Do GPUs with a 4-pin IDE need the 5v rail?

The ETHOS IRC expert suggested I’d get more power stability using the 8-pin express connectors to my GPUs. My Zotac 1050ti’s have 4-pin IDE connectors. But there doesn’t to be such a a thing as an 8-pin express to 4-pin ide connector.All the connectors like that I see are missing the 5v (red wire) IDE connector. Which I guess makes sense, since the VGA 8-pin EXPRESS spec looks like it has only 12v and gnd.

So I thought well, perhaps the GPU only requires 12v, and tried it. The fans don’t even spin up , so I assume 5v is also needed?

Some of the GPU’s have a 6-pin express, which are connected to the 8-pin express directly on the PSU, and those work.

Others go from the express on the PSU to a SATA connector then to 4-pin IDE with a red wire. Which seems odd because I don’t see 5v offered on the VGAS or CPU specs for the PSU specs. So how does SATA get its 5v? Voltage divider?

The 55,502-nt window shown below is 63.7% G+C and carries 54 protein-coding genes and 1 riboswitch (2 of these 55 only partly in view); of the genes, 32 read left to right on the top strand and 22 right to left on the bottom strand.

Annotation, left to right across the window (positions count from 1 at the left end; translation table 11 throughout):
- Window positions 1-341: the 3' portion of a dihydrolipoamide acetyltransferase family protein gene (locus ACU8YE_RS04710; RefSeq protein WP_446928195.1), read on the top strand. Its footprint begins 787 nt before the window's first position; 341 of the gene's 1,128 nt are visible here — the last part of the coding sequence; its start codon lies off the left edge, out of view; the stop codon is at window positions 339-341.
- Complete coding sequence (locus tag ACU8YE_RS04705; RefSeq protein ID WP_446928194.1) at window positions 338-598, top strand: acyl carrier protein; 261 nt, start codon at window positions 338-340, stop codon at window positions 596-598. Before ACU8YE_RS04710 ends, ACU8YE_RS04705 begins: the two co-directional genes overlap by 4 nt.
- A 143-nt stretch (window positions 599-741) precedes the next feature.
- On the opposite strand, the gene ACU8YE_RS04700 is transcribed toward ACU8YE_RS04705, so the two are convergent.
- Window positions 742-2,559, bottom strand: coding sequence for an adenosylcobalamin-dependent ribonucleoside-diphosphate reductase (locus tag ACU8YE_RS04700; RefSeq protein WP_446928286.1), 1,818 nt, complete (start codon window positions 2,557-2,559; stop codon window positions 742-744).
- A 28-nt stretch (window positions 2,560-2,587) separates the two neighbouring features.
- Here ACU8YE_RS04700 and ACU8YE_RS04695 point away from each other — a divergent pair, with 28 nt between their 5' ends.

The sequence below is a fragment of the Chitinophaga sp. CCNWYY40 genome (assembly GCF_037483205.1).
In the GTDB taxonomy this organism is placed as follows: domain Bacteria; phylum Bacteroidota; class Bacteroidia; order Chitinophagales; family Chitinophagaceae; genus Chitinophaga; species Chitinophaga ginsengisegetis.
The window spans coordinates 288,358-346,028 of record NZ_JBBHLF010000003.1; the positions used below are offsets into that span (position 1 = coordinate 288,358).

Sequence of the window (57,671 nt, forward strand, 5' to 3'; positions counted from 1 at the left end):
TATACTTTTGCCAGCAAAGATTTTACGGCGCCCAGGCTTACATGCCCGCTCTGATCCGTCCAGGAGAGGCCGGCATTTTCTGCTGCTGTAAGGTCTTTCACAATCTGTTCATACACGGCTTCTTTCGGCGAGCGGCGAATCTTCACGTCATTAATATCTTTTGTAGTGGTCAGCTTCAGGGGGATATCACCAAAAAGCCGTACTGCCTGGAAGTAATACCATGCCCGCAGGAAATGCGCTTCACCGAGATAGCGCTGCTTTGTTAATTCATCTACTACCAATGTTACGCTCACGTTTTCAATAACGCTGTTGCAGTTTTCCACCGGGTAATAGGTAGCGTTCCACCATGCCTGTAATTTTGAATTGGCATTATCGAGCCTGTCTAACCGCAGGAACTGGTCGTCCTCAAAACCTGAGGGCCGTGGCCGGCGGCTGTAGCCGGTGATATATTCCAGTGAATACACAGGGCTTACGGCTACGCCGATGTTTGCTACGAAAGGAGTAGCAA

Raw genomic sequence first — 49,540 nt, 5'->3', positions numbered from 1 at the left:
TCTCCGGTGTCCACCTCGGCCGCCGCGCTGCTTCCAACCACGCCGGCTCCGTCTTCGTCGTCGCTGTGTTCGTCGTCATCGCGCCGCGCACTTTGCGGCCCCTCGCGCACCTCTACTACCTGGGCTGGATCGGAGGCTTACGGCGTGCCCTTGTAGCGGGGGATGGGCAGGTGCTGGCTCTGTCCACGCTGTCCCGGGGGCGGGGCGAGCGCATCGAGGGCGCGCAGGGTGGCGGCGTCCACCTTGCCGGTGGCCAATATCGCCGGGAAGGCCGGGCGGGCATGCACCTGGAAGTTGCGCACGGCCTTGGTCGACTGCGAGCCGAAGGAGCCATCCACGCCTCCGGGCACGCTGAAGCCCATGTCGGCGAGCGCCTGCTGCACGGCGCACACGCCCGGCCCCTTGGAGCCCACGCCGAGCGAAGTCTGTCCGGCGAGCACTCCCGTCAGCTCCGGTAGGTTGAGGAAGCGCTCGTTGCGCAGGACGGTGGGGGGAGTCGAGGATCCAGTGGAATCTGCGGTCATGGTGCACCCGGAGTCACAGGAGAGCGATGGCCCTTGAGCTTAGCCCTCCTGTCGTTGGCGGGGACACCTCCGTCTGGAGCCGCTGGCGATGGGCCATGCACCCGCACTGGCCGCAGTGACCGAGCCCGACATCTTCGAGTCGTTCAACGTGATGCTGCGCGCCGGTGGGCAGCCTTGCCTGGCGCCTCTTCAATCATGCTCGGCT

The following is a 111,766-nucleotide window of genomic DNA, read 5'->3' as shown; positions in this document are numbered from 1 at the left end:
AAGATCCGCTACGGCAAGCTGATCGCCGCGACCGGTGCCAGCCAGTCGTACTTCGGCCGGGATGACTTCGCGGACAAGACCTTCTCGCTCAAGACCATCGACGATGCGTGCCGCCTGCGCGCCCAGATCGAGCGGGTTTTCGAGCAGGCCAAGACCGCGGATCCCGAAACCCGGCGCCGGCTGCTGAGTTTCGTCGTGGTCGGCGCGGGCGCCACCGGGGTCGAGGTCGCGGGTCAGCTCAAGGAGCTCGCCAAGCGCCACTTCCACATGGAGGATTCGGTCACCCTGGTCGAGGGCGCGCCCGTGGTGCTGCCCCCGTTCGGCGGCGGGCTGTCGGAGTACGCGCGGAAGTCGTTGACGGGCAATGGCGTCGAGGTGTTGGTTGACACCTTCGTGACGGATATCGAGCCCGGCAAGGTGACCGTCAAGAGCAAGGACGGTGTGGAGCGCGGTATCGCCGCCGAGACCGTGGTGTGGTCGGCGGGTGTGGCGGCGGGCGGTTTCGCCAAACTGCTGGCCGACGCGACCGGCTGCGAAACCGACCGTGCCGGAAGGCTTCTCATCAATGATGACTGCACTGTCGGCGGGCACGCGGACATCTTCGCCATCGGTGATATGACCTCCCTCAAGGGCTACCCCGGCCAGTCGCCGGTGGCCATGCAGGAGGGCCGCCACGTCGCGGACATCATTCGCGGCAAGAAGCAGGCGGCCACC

There should be no stability concern using a 4 pin molex minimate versus the 8 or 6 pin connector. The connector and the power supply rail connected to it are rated for the current that the card would consume. (unless they are exceeding the spec, which they shouldn’t)

SATA and “IDE” conenctors get +12V and +5V from the PSU from a regulated supply rail. SATA also gets 3.3V.

Assuming you aren’t exceeding the max that the supply is rated for on any of those rails you should be fine.

So do the math. Check the card spec for current on the 12V and 5V on the IDE connector, multiply times the number of cards you have connected to the supply, and see if it exceeds the rated capacity. If it’s below the number with some margin (80% or less is a rule of thumb for extended operation) thenyou shouldn’t see any benefit from changing THE CONNECTOR. For many power supplies the +12V rail on you IDE connector is the exact same one as that on the PCIe aux power connectors. The difference is just the wire and the connector.